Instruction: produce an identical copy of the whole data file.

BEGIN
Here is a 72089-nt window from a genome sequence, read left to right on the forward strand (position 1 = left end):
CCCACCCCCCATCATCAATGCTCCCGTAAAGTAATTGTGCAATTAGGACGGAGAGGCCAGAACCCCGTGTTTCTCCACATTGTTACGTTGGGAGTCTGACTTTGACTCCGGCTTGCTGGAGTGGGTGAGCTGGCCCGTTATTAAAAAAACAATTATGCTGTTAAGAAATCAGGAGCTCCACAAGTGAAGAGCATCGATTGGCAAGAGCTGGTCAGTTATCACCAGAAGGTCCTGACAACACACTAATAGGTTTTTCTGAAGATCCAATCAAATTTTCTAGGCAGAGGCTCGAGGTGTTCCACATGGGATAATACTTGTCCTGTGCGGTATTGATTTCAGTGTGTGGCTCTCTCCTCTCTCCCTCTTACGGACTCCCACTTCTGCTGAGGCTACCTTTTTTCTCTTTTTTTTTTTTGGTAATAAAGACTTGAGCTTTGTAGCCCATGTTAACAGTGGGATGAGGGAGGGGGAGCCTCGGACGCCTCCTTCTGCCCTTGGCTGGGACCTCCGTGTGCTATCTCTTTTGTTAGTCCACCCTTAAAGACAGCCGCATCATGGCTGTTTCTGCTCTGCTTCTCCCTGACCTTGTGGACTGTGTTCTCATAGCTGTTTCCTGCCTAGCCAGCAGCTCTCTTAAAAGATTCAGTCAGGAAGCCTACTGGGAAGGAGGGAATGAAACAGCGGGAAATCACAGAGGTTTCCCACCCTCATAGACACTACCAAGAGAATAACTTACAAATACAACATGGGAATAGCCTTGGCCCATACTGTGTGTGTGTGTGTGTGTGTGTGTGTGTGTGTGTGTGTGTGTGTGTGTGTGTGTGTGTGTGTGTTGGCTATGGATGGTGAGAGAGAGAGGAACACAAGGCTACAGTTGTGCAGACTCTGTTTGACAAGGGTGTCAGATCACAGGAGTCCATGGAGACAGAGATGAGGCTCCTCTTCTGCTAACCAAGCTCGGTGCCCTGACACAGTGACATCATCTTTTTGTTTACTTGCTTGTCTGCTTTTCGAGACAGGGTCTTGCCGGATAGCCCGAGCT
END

Here is a 72089-nt window from a genome sequence, read left to right on the forward strand (position 1 = left end):
CCCACCCCCCATCATCAATGCTCCCGTAAAGTAATTGTGCAATTAGGACGGAGAGGCCAGAACCCCGTGTTTCTCCACATTGTTACGTTGGGAGTCTGACTTTGACTCCGGCTTGCTGGAGTGGGTGAGCTGGCCCGTTATTAAAAAAACAATTATGCTGTTAAGAAATCAGGAGCTCCACAAGTGAAGAGCATCGATTGGCAAGAGCTGGTCAGTTATCACCAGAAGGTCCTGACAACACACTAATAGGTTTTTCTGAAGATCCAATCAAATTTTCTAGGCAGAGGCTCGAGGTGTTCCACATGGGATAATACTTGTCCTGTGCGGTATTGATTTCAGTGTGTGGCTCTCTCCTCTCTCCCTCTTACGGACTCCCACTTCTGCTGAGGCTACCTTTTTTCTCTTTTTTTTTTTTGGTAATAAAGACTTGAGCTTTGTAGCCCATGTTAACAGTGGGATGAGGGAGGGGGAGCCTCGGACGCCTCCTTCTGCCCTTGGCTGGGACCTCCGTGTGCTATCTCTTTTGTTAGTCCACCCTTAAAGACAGCCGCATCATGGCTGTTTCTGCTCTGCTTCTCCCTGACCTTGTGGACTGTGTTCTCATAGCTGTTTCCTGCCTAGCCAGCAGCTCTCTTAAAAGATTCAGTCAGGAAGCCTACTGGGAAGGAGGGAATGAAACAGCGGGAAATCACAGAGGTTTCCCACCCTCATAGACACTACCAAGAGAATAACTTACAAATACAACATGGGAATAGCCTTGGCCCATACTGTGTGTGTGTGTGTGTGTGTGTGTGTGTGTGTGTGTGTGTGTGTGTGTGTGTGTGTGTGTGTGTTGGCTATGGATGGTGAGAGAGAGAGGAACACAAGGCTACAGTTGTGCAGACTCTGTTTGACAAGGGTGTCAGATCACAGGAGTCCATGGAGACAGAGATGAGGCTCCTCTTCTGCTAACCAAGCTCGGTGCCCTGACACAGTGACATCATCTTTTTGTTTACTTGCTTGTCTGCTTTTCGAGACAGGGTCTTGCCGGATAGCCCGAGCT